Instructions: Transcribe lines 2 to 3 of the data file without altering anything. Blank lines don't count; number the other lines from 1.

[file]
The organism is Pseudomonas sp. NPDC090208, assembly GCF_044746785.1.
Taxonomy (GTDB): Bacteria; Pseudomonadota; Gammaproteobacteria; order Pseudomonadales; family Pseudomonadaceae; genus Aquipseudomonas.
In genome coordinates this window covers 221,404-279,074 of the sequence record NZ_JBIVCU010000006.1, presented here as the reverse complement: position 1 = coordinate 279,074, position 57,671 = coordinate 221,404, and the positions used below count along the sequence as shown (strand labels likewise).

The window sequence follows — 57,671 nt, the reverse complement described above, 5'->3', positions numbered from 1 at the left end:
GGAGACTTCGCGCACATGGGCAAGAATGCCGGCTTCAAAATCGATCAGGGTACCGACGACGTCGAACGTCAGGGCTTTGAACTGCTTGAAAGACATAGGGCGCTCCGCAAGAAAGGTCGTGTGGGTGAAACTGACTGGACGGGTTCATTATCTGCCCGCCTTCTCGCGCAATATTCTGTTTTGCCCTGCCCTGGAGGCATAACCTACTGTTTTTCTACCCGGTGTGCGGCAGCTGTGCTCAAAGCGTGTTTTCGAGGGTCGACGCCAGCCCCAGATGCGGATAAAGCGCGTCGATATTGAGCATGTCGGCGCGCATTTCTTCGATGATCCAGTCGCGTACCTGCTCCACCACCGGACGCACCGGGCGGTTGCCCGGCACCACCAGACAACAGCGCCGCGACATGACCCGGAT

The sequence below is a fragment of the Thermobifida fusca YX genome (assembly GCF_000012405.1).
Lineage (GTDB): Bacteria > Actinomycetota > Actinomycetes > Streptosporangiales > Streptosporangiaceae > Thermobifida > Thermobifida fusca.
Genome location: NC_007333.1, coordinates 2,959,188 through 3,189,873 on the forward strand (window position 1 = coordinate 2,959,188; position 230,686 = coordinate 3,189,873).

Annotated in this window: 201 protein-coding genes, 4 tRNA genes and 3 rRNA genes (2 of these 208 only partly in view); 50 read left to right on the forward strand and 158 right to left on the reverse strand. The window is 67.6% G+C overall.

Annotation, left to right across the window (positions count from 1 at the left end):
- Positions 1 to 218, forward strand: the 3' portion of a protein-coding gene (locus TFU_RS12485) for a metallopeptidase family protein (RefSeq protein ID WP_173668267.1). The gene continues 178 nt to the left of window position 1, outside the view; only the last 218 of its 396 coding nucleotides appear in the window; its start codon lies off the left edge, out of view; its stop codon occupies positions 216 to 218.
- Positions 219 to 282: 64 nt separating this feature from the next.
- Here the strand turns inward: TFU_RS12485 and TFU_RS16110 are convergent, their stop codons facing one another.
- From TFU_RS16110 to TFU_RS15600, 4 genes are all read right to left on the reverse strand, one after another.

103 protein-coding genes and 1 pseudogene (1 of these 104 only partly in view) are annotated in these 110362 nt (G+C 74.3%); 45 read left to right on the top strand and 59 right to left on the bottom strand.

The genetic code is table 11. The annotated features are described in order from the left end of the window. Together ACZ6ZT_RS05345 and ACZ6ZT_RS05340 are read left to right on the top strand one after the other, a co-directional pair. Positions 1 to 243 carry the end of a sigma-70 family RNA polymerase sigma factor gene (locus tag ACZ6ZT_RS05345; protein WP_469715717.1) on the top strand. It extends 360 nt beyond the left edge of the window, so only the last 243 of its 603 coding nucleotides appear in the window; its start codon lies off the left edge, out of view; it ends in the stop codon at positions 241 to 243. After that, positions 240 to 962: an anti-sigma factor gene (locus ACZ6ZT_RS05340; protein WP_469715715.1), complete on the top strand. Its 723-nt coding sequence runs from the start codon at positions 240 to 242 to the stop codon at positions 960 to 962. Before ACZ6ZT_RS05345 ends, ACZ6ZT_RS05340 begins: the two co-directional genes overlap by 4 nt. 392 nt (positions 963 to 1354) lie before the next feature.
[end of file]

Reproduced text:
Taxonomy (GTDB): Bacteria; Pseudomonadota; Gammaproteobacteria; order Pseudomonadales; family Pseudomonadaceae; genus Aquipseudomonas.
In genome coordinates this window covers 221,404-279,074 of the sequence record NZ_JBIVCU010000006.1, presented here as the reverse complement: position 1 = coordinate 279,074, position 57,671 = coordinate 221,404, and the positions used below count along the sequence as shown (strand labels likewise).